The pair commanded enough of a cult following at this time that this release was relatively big news in indie circles, but it's been largely forgotten since. It's actually very pretty but unfinished sounding, as if we've been given permission to listen to a campfire session the pair were having - it's the kind of twee indie you feel an urge to listen to last thing while having a cheeky nightcap drink.

Shimmy Disc took over the reigns and persuaded the duo back into the studio after this release, and a vast number of records have followed under the more simplistic Damon & Naomi banner. Those works are a bit - though admittedly not enormously - fleshed out from this original low-key vision.

4. No-Man - Mahler (One Little Indian)

This is probably one of my favourite No-Man tracks, combining slowly looping Dance rhythms to hushed vocals and rather precious classical violin solos. Despite its quiet approach, it possesses a strange and slightly disturbing drama, as if relaying to the listener a distant memory of a doomed relationship. "I shouted out and called your name but you were hiding in the trees" could be a sweet childhood memory, or a metaphor for something altogether less reassuring. The song ends on the lines "The ascent to your heaven... I can't stand them laughing at us" before the tune collapses into ambient atmospherics, which also breaks the tranquility slightly and hints at an undisclosed darkness.

It's also deftly arranged, with the violin lines never once seeming unnecessary or overly flowery. In all, it's a beautiful soundscape which manages to create intrigue, drama and even bursts of elation across its six minutes. The problem is, it's also the sort of song you can't begin to write about without sounding truly pretentious - No-Man's sound and identity is actually slightly pompous, so as soon as you start to try and untangle all the various elements, you end up just getting trapped by the delicate, sticky web they've woven until you become part of their world. The bastards.

5. Cath Carroll - Moves Like You (Factory)

Cath Carroll was already an indie veteran by this point, having been the lead vocalist in Miaow, who featured on the C86 compilation and were later signed by Tony Wilson to Factory Records. Whereas Miaow's sound was skittish and almost jazzy at times, by this point Carroll had moved on to a slicker, more commercial sound.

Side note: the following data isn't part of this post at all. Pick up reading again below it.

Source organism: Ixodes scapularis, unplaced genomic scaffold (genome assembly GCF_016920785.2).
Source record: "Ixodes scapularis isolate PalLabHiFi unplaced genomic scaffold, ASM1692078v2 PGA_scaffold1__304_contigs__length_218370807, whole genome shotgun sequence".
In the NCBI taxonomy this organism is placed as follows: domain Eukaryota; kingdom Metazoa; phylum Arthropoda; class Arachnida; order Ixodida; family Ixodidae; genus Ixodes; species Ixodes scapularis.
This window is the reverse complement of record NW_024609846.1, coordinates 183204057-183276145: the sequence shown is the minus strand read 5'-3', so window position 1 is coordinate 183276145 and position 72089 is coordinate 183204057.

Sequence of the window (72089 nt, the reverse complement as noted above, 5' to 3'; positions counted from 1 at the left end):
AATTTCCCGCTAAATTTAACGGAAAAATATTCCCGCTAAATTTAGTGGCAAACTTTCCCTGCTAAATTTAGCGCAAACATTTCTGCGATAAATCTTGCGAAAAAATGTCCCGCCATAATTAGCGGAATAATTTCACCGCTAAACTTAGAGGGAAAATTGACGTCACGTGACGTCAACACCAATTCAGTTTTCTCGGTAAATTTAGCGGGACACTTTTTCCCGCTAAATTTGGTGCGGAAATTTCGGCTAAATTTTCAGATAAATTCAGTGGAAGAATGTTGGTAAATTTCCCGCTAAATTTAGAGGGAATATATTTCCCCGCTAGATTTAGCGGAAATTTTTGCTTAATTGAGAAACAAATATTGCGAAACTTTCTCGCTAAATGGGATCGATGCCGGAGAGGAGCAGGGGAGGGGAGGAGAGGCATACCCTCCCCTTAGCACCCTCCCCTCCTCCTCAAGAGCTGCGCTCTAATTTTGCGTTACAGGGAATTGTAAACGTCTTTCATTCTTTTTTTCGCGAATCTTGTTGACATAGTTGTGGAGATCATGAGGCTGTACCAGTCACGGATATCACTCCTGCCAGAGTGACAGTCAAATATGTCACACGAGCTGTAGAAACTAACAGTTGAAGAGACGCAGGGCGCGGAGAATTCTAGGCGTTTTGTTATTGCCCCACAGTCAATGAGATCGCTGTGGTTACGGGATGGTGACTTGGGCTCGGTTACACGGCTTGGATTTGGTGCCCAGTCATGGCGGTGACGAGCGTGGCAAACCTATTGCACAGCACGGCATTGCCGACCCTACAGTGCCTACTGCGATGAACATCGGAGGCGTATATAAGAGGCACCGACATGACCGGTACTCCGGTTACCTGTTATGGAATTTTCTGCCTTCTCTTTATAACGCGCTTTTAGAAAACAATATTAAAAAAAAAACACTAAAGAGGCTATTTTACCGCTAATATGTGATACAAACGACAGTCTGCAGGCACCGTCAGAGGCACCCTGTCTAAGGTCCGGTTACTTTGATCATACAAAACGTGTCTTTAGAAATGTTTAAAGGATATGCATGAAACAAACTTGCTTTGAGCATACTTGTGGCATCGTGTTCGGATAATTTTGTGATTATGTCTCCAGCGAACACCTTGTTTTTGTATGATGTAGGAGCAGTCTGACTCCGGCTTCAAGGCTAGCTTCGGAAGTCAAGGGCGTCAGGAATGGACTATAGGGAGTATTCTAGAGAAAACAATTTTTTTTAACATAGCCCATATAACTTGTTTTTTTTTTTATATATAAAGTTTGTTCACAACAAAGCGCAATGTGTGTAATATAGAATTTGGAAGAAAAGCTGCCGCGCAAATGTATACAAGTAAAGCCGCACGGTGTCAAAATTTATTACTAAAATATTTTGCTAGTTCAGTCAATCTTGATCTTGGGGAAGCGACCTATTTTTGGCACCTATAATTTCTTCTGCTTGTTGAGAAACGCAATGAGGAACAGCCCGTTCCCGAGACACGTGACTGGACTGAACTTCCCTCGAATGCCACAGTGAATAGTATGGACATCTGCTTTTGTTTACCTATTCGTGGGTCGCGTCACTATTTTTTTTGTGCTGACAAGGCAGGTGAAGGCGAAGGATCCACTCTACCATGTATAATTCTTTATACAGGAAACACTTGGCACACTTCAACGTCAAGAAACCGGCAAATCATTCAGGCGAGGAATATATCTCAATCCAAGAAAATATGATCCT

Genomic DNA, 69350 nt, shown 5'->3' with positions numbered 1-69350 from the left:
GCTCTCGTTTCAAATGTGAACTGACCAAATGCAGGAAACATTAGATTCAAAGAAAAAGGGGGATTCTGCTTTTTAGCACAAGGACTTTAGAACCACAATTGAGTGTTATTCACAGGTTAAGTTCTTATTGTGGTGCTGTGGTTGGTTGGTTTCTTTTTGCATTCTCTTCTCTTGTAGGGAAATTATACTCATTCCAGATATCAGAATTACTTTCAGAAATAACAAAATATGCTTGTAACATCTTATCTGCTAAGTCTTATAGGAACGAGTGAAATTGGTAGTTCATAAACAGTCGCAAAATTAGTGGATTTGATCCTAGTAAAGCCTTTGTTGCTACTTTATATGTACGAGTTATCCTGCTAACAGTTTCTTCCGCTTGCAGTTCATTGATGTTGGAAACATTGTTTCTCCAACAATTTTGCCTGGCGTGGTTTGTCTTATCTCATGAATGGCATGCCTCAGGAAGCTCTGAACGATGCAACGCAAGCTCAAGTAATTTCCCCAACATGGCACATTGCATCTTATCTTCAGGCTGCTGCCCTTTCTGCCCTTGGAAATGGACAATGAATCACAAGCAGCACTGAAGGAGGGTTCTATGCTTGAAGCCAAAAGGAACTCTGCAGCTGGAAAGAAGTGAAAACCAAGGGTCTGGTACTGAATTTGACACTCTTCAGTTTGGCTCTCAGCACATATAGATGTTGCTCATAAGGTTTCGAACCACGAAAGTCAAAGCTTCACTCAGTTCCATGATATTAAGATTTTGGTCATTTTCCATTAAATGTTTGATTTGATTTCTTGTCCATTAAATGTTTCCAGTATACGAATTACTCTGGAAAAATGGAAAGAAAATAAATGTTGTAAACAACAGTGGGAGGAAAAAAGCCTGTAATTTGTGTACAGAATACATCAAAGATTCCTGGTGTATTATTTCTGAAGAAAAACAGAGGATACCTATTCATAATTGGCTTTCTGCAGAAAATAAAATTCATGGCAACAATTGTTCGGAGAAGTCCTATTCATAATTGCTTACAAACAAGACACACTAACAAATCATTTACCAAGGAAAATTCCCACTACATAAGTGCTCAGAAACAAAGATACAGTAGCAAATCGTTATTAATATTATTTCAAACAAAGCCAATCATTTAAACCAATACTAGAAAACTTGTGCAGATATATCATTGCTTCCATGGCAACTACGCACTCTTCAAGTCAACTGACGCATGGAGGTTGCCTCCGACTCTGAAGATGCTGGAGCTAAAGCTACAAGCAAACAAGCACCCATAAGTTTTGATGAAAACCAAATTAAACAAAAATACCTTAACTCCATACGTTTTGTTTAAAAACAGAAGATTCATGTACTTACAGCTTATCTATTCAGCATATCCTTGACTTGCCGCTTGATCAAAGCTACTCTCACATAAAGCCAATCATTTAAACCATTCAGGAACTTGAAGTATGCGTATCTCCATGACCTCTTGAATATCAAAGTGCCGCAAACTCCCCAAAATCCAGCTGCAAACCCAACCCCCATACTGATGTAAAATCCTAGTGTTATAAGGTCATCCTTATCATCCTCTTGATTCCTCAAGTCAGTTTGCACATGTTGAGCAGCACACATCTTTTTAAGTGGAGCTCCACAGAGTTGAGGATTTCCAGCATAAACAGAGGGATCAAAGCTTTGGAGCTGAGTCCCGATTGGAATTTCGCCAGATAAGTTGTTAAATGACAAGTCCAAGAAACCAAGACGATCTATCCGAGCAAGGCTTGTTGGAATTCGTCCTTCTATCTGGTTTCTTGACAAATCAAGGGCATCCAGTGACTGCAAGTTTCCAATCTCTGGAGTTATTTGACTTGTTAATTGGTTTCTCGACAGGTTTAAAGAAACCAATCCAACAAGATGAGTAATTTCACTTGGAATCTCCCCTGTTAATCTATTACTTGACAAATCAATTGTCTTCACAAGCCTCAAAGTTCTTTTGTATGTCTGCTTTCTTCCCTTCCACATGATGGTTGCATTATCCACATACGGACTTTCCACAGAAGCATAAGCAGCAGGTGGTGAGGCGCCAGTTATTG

"Moves Like You" has none-more-1991 pop dance beats as its backing, very subtle Acid House squelches, and Carroll's smooth, sultry vocals. It sounds like the airy, slick, celebratory pop you might hear on a commercial FM radio station on a late night cab ride home. Breathe deeply and you can almost smell the pine air freshener.

Despite this, it wasn't a hit, even though you suspect Tony Wilson had designs on its success. I also don't intend my descriptions of it above to be entirely negative. "Moves Like You" has a beautiful late night sassiness to it that makes it an effective and enjoyable slice of pop, albeit one that feels faintly jarring in the context of this LP. Should it have been a hit? No. I suspect it lacked enough of a powerful chorus or drive to really be a breakthrough single, sounding more like something an established artist would put out as the second or third single off a successful album. Cath Carroll's voice does a lot to suck you into the single, but it's not enough to push the track to the next level.

Cath Carroll works as a writer first and foremost these days, though has occasionally been enticed back into the studio to work with other bands on their projects, having recently worked with Trembling Blue Stars and The Hit Parade.


  1. I think I started to wonder why they were still calling it "indie" with the inclusion of some of the acts well before this, but I remember when I saw Dodgy's name I was like: "oh come on..."

  2. Though at least Dodgy were producing records on their own label at the time.

    A lot of the acts we've featured over the last couple of volumes have been on boutique labels set up by majors - Hut, for example, was owned by Virgin, Dedicated by BMG.

    I think we'll probably discuss this some more when the "Indie Top 20 " series loses its indieness completely and starts containing the likes of Blur (nothing against Blur at all, but they WERE on EMI).